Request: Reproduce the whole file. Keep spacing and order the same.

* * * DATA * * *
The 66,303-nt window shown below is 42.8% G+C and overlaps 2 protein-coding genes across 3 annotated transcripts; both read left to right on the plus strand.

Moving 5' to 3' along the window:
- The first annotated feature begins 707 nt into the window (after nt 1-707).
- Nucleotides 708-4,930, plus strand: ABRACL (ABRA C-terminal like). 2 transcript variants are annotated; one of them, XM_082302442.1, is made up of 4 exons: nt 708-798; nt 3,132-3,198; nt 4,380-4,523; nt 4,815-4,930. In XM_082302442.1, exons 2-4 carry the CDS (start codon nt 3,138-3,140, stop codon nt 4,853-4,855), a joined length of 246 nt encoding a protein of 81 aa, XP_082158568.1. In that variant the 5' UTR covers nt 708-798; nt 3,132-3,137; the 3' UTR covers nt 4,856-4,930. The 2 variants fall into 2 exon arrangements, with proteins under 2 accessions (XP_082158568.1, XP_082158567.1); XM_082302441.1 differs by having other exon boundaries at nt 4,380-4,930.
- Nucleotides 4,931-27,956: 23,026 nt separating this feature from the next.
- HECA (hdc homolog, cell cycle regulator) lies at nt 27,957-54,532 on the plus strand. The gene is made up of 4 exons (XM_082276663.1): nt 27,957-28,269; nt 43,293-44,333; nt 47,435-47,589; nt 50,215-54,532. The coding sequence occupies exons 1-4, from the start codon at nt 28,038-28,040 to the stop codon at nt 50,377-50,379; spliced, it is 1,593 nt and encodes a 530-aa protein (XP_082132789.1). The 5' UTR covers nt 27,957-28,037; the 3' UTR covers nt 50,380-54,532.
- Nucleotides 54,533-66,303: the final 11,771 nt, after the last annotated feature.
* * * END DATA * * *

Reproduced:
The 66,303-nt window shown below is 42.8% G+C and overlaps 2 protein-coding genes across 3 annotated transcripts; both read left to right on the plus strand.

Moving 5' to 3' along the window:
- The first annotated feature begins 707 nt into the window (after nt 1-707).
- Nucleotides 708-4,930, plus strand: ABRACL (ABRA C-terminal like). 2 transcript variants are annotated; one of them, XM_082302442.1, is made up of 4 exons: nt 708-798; nt 3,132-3,198; nt 4,380-4,523; nt 4,815-4,930. In XM_082302442.1, exons 2-4 carry the CDS (start codon nt 3,138-3,140, stop codon nt 4,853-4,855), a joined length of 246 nt encoding a protein of 81 aa, XP_082158568.1. In that variant the 5' UTR covers nt 708-798; nt 3,132-3,137; the 3' UTR covers nt 4,856-4,930. The 2 variants fall into 2 exon arrangements, with proteins under 2 accessions (XP_082158568.1, XP_082158567.1); XM_082302441.1 differs by having other exon boundaries at nt 4,380-4,930.
- Nucleotides 4,931-27,956: 23,026 nt separating this feature from the next.
- HECA (hdc homolog, cell cycle regulator) lies at nt 27,957-54,532 on the plus strand. The gene is made up of 4 exons (XM_082276663.1): nt 27,957-28,269; nt 43,293-44,333; nt 47,435-47,589; nt 50,215-54,532. The coding sequence occupies exons 1-4, from the start codon at nt 28,038-28,040 to the stop codon at nt 50,377-50,379; spliced, it is 1,593 nt and encodes a 530-aa protein (XP_082132789.1). The 5' UTR covers nt 27,957-28,037; the 3' UTR covers nt 50,380-54,532.
- Nucleotides 54,533-66,303: the final 11,771 nt, after the last annotated feature.